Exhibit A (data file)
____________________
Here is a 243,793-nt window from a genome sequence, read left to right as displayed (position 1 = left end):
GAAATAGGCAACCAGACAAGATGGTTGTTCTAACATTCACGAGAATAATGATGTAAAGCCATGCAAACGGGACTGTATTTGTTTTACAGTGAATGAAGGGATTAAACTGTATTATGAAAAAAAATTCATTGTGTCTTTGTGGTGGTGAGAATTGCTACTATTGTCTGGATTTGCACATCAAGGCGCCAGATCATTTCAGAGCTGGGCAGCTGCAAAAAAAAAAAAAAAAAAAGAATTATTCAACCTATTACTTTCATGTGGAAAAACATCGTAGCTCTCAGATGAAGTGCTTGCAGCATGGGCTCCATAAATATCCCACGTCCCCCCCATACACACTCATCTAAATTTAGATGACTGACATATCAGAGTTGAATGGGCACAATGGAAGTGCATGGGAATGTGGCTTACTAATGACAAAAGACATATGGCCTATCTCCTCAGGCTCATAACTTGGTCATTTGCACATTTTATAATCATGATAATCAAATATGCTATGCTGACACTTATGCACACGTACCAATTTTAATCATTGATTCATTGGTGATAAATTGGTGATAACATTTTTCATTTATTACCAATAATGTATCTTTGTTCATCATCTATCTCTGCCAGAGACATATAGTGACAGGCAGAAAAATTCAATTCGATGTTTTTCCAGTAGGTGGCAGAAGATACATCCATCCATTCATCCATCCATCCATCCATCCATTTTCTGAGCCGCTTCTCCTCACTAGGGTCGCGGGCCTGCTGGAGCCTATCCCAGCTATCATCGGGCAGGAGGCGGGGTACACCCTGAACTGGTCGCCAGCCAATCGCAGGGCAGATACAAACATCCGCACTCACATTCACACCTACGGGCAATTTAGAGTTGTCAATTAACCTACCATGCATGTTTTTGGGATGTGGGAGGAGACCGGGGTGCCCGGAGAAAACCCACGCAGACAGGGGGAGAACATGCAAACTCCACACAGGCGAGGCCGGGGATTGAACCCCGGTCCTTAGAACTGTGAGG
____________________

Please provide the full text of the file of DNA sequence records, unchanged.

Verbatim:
Here is a 243,793-nt window from a genome sequence, read left to right as displayed (position 1 = left end):
GAAATAGGCAACCAGACAAGATGGTTGTTCTAACATTCACGAGAATAATGATGTAAAGCCATGCAAACGGGACTGTATTTGTTTTACAGTGAATGAAGGGATTAAACTGTATTATGAAAAAAAATTCATTGTGTCTTTGTGGTGGTGAGAATTGCTACTATTGTCTGGATTTGCACATCAAGGCGCCAGATCATTTCAGAGCTGGGCAGCTGCAAAAAAAAAAAAAAAAAAAGAATTATTCAACCTATTACTTTCATGTGGAAAAACATCGTAGCTCTCAGATGAAGTGCTTGCAGCATGGGCTCCATAAATATCCCACGTCCCCCCCATACACACTCATCTAAATTTAGATGACTGACATATCAGAGTTGAATGGGCACAATGGAAGTGCATGGGAATGTGGCTTACTAATGACAAAAGACATATGGCCTATCTCCTCAGGCTCATAACTTGGTCATTTGCACATTTTATAATCATGATAATCAAATATGCTATGCTGACACTTATGCACACGTACCAATTTTAATCATTGATTCATTGGTGATAAATTGGTGATAACATTTTTCATTTATTACCAATAATGTATCTTTGTTCATCATCTATCTCTGCCAGAGACATATAGTGACAGGCAGAAAAATTCAATTCGATGTTTTTCCAGTAGGTGGCAGAAGATACATCCATCCATTCATCCATCCATCCATCCATCCATTTTCTGAGCCGCTTCTCCTCACTAGGGTCGCGGGCCTGCTGGAGCCTATCCCAGCTATCATCGGGCAGGAGGCGGGGTACACCCTGAACTGGTCGCCAGCCAATCGCAGGGCAGATACAAACATCCGCACTCACATTCACACCTACGGGCAATTTAGAGTTGTCAATTAACCTACCATGCATGTTTTTGGGATGTGGGAGGAGACCGGGGTGCCCGGAGAAAACCCACGCAGACAGGGGGAGAACATGCAAACTCCACACAGGCGAGGCCGGGGATTGAACCCCGGTCCTTAGAACTGTGAGG